Minnesota Bill Would Slash State’s Power to Take Black Kids from Their Parents

A federal law insists on greater protections for Native American families that come into contact with the child welfare system.

In Minnesota, a group of legislators want to apply that same level of protection to African American families, and have introduced a new bill that aims to rid the state’s foster care system of racial disparity.

The Minnesota African American Family Preservation Act aims to “promote the stability and security of African American families by establishing minimum standards to prevent arbitrary and unnecessary removal of African American children from their families.”

“For years, black families in Minnesota have expressed frustration that county staff were not treating them equally. Since at least 2013, we’ve had clear evidence that it is mathematically the case,” said state Rep. Rena Moran, a member of the Democratic-Farmer-Labor Party (DFL), who co-authored the bill.

Minnesota ranks fourth in the country in child well-being, according to the annual Kids Count report put out by the Annie E. Casey Foundation. But in the realm of child welfare, that broader success belies an insidious problem with disparity: Black children in Minnesota are three times more likely to be removed from their homes than white kids.

This bill would minimize circumstances under which African American children can be placed into foster care and prevent child welfare agencies from placing African American children in foster homes with strangers unless they can prove there are no extended family members who could care for the child.

It would also strictly limit the circumstances under which the parents of an African American child could have their parental rights terminated, and would allow for parents who do have their rights terminated to appeal that decision.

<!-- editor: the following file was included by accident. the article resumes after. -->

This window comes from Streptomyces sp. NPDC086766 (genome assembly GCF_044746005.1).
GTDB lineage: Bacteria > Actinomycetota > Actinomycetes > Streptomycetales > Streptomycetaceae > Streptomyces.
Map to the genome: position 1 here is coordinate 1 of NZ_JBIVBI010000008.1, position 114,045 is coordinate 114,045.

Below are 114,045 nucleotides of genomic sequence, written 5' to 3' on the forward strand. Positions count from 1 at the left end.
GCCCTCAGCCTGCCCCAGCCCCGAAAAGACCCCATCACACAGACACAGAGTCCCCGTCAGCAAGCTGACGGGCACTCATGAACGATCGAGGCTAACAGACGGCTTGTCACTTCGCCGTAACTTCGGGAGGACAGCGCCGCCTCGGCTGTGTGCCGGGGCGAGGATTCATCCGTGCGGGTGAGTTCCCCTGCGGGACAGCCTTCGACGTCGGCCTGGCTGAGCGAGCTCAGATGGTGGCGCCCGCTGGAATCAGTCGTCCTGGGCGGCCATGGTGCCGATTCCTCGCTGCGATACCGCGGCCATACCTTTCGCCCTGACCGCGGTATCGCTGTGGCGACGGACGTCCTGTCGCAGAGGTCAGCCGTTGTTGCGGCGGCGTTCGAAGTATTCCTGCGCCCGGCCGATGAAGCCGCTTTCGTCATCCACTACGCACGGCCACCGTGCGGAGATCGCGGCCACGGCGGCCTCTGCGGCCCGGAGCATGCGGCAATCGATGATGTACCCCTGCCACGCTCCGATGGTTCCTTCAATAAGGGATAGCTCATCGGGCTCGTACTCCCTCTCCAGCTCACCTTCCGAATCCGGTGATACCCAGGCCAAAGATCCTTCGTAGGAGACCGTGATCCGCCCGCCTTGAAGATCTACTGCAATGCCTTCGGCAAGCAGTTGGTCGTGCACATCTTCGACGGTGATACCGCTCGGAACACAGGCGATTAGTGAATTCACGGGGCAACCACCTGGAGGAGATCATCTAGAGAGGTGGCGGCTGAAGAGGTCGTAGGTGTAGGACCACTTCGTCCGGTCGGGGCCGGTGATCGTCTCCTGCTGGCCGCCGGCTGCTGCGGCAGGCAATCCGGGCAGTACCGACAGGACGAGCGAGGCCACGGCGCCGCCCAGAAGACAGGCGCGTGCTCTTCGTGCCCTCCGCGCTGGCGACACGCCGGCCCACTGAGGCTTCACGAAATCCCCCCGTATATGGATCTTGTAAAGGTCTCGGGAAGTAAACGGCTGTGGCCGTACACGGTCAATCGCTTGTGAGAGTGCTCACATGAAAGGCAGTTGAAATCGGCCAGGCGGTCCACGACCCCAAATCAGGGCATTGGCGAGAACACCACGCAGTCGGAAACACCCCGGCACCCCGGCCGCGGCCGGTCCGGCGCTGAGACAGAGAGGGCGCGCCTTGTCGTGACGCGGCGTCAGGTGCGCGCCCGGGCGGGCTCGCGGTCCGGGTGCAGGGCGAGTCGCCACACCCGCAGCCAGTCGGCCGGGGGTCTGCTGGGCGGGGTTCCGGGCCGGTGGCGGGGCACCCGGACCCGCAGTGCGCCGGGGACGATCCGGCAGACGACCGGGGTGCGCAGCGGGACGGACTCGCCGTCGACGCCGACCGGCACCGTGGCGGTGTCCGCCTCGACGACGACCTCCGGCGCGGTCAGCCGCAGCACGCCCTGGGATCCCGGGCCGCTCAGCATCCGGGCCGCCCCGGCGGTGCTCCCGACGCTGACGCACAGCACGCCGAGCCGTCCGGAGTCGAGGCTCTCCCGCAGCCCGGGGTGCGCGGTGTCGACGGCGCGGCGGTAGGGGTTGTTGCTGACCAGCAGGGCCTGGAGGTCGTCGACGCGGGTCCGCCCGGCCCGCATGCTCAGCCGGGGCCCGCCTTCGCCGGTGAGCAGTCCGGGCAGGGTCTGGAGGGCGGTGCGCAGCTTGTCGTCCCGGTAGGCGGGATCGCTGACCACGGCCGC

Bill co-author State Sen. Jeff Hayden (DFL) likened the disparity among black kids in the system to that of Native American youth — who, in Minnesota, are even more overrepresented than African American children. He wants his bill to function similarly to the Indian Child Welfare Act (ICWA), a federal law enacted to prevent Native children being taken from their homes by the government and placed with white or non-Native families.

“This bill really seeks to give that same level of depth in protection for African American children,” Hayden said at an April press conference about the proposed legislation.


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ICWA’s future has been jeopardized by an October federal court ruling that the law is unconstitutional, based in part on the opinion of the judge that it is a race-based law. That decision has been challenged in the Fifth Circuit Court of Appeals.

Tribes defending ICWA maintain that the law has always been rooted in sovereignty, not race. Moran and Hayden’s bill would decidedly be a race-based law, creating a separate layer of protocol for one demographic within the universe of children in contact with child protective services.

The bill would also establish an African American Child Well-Being Department, as well as an African American Child Welfare Oversight Council, which would together be tasked with monitoring the number of African American children in out-of-home foster care and reviewing case plans to ensure cultural needs are being met.

“Beyond the disparity issues that we continue to talk about, it is clear that even when African American children enter the system, their treatment inside the system is different,” Hayden said at the April press conference.

Council members would have access to all records around each case, as well “personnel data related to an employee’s performance in discharging child protection responsibilities” for the workers on each case.

The African American Child Well-Being Department would also have the power to intervene in involuntary or pre-adoptive placement proceedings involving African American children, as well as coordinating housing, employment and education supports for African American families.

Though the bill was introduced in March, it is still awaiting committee hearings before going to the floor for a vote. Bill authors acknowledge that drumming up bipartisan support to pass this bill in the Republican-controlled state Congress could prove challenging.

“My friends in the GOP have not gravitated to this issue,” Hayden said.

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Sara Tiano
About Sara Tiano 58 Articles
General assignment reporter for The Chronicle of Social Change